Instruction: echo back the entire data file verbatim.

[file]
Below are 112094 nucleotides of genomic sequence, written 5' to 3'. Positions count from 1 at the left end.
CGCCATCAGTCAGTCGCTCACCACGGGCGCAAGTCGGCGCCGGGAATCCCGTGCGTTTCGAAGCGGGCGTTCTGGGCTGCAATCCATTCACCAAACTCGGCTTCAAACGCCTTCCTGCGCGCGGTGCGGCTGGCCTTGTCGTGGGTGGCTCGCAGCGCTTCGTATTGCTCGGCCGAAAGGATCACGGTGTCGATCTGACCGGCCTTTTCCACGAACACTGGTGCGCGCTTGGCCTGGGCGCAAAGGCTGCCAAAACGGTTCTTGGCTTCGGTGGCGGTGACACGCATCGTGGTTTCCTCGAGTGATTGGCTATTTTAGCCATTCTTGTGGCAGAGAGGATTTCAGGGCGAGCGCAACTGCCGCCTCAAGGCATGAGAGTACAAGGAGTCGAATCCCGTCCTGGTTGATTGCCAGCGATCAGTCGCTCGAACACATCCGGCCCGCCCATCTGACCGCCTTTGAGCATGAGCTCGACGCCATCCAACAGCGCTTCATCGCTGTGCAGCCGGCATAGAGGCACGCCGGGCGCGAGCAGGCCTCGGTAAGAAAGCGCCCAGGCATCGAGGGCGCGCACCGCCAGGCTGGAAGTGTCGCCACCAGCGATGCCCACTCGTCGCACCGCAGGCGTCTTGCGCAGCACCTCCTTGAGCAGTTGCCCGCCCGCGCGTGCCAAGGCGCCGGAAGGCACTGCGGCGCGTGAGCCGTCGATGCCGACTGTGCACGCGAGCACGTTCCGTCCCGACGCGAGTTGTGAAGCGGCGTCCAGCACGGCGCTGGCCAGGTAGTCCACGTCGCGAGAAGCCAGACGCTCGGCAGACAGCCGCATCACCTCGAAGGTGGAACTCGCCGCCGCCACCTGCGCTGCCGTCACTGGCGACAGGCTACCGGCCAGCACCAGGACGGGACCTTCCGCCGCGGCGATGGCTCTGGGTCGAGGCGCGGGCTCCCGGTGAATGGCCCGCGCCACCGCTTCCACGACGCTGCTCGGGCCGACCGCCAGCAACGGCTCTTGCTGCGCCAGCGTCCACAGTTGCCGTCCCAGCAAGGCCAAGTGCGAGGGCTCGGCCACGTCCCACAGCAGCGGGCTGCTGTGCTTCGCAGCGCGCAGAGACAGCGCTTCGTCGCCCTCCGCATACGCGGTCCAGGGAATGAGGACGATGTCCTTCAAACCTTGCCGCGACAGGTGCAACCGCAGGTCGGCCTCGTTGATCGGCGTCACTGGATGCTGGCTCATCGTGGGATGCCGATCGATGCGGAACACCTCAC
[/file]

Below are 112094 nucleotides of genomic sequence, written 5' to 3'. Positions count from 1 at the left end.
CGCCATCAGTCAGTCGCTCACCACGGGCGCAAGTCGGCGCCGGGAATCCCGTGCGTTTCGAAGCGGGCGTTCTGGGCTGCAATCCATTCACCAAACTCGGCTTCAAACGCCTTCCTGCGCGCGGTGCGGCTGGCCTTGTCGTGGGTGGCTCGCAGCGCTTCGTATTGCTCGGCCGAAAGGATCACGGTGTCGATCTGACCGGCCTTTTCCACGAACACTGGTGCGCGCTTGGCCTGGGCGCAAAGGCTGCCAAAACGGTTCTTGGCTTCGGTGGCGGTGACACGCATCGTGGTTTCCTCGAGTGATTGGCTATTTTAGCCATTCTTGTGGCAGAGAGGATTTCAGGGCGAGCGCAACTGCCGCCTCAAGGCATGAGAGTACAAGGAGTCGAATCCCGTCCTGGTTGATTGCCAGCGATCAGTCGCTCGAACACATCCGGCCCGCCCATCTGACCGCCTTTGAGCATGAGCTCGACGCCATCCAACAGCGCTTCATCGCTGTGCAGCCGGCATAGAGGCACGCCGGGCGCGAGCAGGCCTCGGTAAGAAAGCGCCCAGGCATCGAGGGCGCGCACCGCCAGGCTGGAAGTGTCGCCACCAGCGATGCCCACTCGTCGCACCGCAGGCGTCTTGCGCAGCACCTCCTTGAGCAGTTGCCCGCCCGCGCGTGCCAAGGCGCCGGAAGGCACTGCGGCGCGTGAGCCGTCGATGCCGACTGTGCACGCGAGCACGTTCCGTCCCGACGCGAGTTGTGAAGCGGCGTCCAGCACGGCGCTGGCCAGGTAGTCCACGTCGCGAGAAGCCAGACGCTCGGCAGACAGCCGCATCACCTCGAAGGTGGAACTCGCCGCCGCCACCTGCGCTGCCGTCACTGGCGACAGGCTACCGGCCAGCACCAGGACGGGACCTTCCGCCGCGGCGATGGCTCTGGGTCGAGGCGCGGGCTCCCGGTGAATGGCCCGCGCCACCGCTTCCACGACGCTGCTCGGGCCGACCGCCAGCAACGGCTCTTGCTGCGCCAGCGTCCACAGTTGCCGTCCCAGCAAGGCCAAGTGCGAGGGCTCGGCCACGTCCCACAGCAGCGGGCTGCTGTGCTTCGCAGCGCGCAGAGACAGCGCTTCGTCGCCCTCCGCATACGCGGTCCAGGGAATGAGGACGATGTCCTTCAAACCTTGCCGCGACAGGTGCAACCGCAGGTCGGCCTCGTTGATCGGCGTCACTGGATGCTGGCTCATCGTGGGATGCCGATCGATGCGGAACACCTCAC